The Korea Herald


Lee’s office puts brakes on legal compliance bill

By 김소현

Published : April 4, 2011 - 19:03

    • Link copied

Cheong Wa Dae said Monday it will take some time before giving the green light to a new bill requiring listed companies to hire legal experts.

The National Assembly last month passed a revised commercial bill that requires all listed businesses to employ lawyers or law professors of more than five years’ experience to monitor for potential legal problems in addition to the counsels they already have to deal with the feuds post factum.

The bill is criticized for catering to lawyers’ lobbying to provide them with more jobs.

Noting the introduction of such legal compliance programs by multinational corporations, 33 assemblymen including 15 former attorneys and judges submitted the bill in 2009. The bill had been an election pledge of Korean Bar Association presidents since 2009.

“The law will not be reported to the Cabinet meeting this week as there is no social consensus on it yet,” President Lee Myung-bak’s spokesperson Kim Hee-jung said.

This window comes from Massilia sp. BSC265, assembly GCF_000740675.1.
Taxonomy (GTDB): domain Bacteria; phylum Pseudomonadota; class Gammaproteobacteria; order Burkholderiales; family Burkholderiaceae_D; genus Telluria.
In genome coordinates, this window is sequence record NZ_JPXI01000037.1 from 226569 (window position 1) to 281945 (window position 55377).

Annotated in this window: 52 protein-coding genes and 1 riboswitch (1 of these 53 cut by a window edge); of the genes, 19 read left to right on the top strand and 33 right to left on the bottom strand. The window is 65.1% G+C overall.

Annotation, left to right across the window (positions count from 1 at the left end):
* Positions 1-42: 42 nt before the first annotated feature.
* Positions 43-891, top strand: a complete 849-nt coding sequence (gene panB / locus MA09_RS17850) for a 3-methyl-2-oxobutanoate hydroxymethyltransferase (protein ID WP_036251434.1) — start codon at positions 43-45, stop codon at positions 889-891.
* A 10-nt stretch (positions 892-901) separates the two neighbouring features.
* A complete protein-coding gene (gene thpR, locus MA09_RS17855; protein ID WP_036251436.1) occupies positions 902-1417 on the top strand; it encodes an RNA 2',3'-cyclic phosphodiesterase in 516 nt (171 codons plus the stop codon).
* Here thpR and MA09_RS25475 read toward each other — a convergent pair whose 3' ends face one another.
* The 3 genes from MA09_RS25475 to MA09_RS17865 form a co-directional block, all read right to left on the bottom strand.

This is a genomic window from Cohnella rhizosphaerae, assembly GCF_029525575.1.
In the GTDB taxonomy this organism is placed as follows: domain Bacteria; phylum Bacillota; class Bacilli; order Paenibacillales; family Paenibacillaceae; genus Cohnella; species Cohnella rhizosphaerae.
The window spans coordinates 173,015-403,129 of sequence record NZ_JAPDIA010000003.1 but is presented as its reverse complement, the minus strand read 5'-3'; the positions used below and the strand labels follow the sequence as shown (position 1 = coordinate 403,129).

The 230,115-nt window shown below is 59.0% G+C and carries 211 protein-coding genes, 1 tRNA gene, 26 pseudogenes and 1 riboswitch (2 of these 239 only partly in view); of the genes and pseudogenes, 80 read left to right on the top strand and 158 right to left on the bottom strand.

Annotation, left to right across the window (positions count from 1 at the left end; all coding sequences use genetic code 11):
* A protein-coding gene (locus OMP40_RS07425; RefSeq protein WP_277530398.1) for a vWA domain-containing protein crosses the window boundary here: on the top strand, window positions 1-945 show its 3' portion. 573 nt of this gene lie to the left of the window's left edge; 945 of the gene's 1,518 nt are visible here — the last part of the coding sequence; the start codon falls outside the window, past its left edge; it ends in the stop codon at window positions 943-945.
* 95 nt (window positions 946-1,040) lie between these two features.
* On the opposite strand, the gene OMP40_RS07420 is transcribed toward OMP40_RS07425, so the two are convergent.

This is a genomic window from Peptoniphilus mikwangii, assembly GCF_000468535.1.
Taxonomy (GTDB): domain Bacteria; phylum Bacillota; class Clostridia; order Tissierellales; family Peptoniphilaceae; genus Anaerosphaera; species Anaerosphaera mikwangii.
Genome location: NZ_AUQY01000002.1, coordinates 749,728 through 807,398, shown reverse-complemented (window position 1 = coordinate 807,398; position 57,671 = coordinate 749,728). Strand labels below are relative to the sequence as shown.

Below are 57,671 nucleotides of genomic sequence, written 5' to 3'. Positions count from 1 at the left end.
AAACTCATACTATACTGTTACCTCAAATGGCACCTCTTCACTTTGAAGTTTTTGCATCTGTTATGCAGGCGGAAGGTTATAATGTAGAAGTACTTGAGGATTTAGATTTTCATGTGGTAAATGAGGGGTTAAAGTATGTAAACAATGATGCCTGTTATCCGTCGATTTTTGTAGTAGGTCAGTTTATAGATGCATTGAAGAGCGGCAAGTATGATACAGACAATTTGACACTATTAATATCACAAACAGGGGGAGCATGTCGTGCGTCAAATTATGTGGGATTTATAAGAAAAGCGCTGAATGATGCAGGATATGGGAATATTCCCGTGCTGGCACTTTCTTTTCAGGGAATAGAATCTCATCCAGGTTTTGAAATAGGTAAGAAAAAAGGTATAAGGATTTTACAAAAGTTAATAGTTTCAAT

The final deadline for the government to approve the bill is April 15.

Listed small and medium-sized companies oppose the mandatory employment of legal experts, calling it excessive regulation.

Listed financial companies and large businesses already have the internal legal watchdogs.

The presidential office is reportedly reviewing obligating only listed companies larger than certain sizes to hire legal compliance experts.

“We are simply collecting opinions of interested parties and looking into whether we need to rewrite the ordinances pertaining to the law,” a Cheong Wa Dae official said.

The presidential office has not ruled out the possibility of vetoing the bill.

If the government decides to obligate companies with assets worth 100 billion won or more to employ the legal compliance staff, it would create jobs for 1,000 more legal experts, according to business circles.

As Lee has warned against nepotism and other practices preferable for the privileged as part of his policies for “fair society” since last year, public opinion on the bill is likely to have an impact on the government’s final decision.

By Kim So-hyun (